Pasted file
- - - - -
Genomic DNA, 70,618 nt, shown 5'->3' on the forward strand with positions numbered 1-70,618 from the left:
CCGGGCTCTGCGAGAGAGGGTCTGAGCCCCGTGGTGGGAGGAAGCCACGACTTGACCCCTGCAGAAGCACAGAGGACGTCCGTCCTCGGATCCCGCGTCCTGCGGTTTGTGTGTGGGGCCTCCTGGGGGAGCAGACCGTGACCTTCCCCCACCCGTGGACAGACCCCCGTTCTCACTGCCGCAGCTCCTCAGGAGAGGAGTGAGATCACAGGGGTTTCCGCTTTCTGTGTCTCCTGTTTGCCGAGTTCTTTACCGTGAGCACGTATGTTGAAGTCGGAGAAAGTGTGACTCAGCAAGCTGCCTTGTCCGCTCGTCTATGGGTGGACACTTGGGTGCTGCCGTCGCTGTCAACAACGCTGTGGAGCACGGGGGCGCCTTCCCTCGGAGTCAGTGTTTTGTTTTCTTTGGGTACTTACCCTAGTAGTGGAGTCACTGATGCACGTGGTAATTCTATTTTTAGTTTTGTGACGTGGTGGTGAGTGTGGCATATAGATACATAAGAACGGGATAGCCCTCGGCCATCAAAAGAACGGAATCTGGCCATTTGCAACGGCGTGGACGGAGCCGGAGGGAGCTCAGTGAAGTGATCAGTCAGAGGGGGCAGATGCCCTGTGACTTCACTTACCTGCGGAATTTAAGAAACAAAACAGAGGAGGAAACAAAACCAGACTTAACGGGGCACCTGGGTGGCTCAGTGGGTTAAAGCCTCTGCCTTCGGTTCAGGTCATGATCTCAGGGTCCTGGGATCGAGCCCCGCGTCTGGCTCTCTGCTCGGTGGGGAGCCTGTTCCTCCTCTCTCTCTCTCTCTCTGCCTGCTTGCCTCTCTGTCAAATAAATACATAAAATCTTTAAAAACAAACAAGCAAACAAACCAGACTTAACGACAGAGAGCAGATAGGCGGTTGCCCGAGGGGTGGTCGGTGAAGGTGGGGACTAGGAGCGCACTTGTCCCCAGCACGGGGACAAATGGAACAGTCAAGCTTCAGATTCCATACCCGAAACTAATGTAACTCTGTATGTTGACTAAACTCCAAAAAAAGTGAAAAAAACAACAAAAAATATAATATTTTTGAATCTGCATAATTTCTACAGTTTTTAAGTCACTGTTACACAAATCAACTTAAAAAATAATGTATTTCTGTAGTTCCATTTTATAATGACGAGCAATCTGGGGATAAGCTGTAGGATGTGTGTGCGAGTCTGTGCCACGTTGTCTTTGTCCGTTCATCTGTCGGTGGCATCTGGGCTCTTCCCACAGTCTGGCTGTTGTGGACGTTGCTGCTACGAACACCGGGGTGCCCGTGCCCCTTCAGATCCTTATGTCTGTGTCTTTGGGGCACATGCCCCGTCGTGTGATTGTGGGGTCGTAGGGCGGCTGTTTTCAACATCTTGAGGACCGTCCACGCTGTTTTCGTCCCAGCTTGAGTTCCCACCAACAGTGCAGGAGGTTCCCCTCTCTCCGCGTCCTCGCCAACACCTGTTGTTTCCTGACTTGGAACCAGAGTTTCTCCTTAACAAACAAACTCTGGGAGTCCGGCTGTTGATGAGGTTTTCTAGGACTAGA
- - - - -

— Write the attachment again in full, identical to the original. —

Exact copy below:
Genomic DNA, 70,618 nt, shown 5'->3' on the forward strand with positions numbered 1-70,618 from the left:
CCGGGCTCTGCGAGAGAGGGTCTGAGCCCCGTGGTGGGAGGAAGCCACGACTTGACCCCTGCAGAAGCACAGAGGACGTCCGTCCTCGGATCCCGCGTCCTGCGGTTTGTGTGTGGGGCCTCCTGGGGGAGCAGACCGTGACCTTCCCCCACCCGTGGACAGACCCCCGTTCTCACTGCCGCAGCTCCTCAGGAGAGGAGTGAGATCACAGGGGTTTCCGCTTTCTGTGTCTCCTGTTTGCCGAGTTCTTTACCGTGAGCACGTATGTTGAAGTCGGAGAAAGTGTGACTCAGCAAGCTGCCTTGTCCGCTCGTCTATGGGTGGACACTTGGGTGCTGCCGTCGCTGTCAACAACGCTGTGGAGCACGGGGGCGCCTTCCCTCGGAGTCAGTGTTTTGTTTTCTTTGGGTACTTACCCTAGTAGTGGAGTCACTGATGCACGTGGTAATTCTATTTTTAGTTTTGTGACGTGGTGGTGAGTGTGGCATATAGATACATAAGAACGGGATAGCCCTCGGCCATCAAAAGAACGGAATCTGGCCATTTGCAACGGCGTGGACGGAGCCGGAGGGAGCTCAGTGAAGTGATCAGTCAGAGGGGGCAGATGCCCTGTGACTTCACTTACCTGCGGAATTTAAGAAACAAAACAGAGGAGGAAACAAAACCAGACTTAACGGGGCACCTGGGTGGCTCAGTGGGTTAAAGCCTCTGCCTTCGGTTCAGGTCATGATCTCAGGGTCCTGGGATCGAGCCCCGCGTCTGGCTCTCTGCTCGGTGGGGAGCCTGTTCCTCCTCTCTCTCTCTCTCTCTGCCTGCTTGCCTCTCTGTCAAATAAATACATAAAATCTTTAAAAACAAACAAGCAAACAAACCAGACTTAACGACAGAGAGCAGATAGGCGGTTGCCCGAGGGGTGGTCGGTGAAGGTGGGGACTAGGAGCGCACTTGTCCCCAGCACGGGGACAAATGGAACAGTCAAGCTTCAGATTCCATACCCGAAACTAATGTAACTCTGTATGTTGACTAAACTCCAAAAAAAGTGAAAAAAACAACAAAAAATATAATATTTTTGAATCTGCATAATTTCTACAGTTTTTAAGTCACTGTTACACAAATCAACTTAAAAAATAATGTATTTCTGTAGTTCCATTTTATAATGACGAGCAATCTGGGGATAAGCTGTAGGATGTGTGTGCGAGTCTGTGCCACGTTGTCTTTGTCCGTTCATCTGTCGGTGGCATCTGGGCTCTTCCCACAGTCTGGCTGTTGTGGACGTTGCTGCTACGAACACCGGGGTGCCCGTGCCCCTTCAGATCCTTATGTCTGTGTCTTTGGGGCACATGCCCCGTCGTGTGATTGTGGGGTCGTAGGGCGGCTGTTTTCAACATCTTGAGGACCGTCCACGCTGTTTTCGTCCCAGCTTGAGTTCCCACCAACAGTGCAGGAGGTTCCCCTCTCTCCGCGTCCTCGCCAACACCTGTTGTTTCCTGACTTGGAACCAGAGTTTCTCCTTAACAAACAAACTCTGGGAGTCCGGCTGTTGATGAGGTTTTCTAGGACTAGA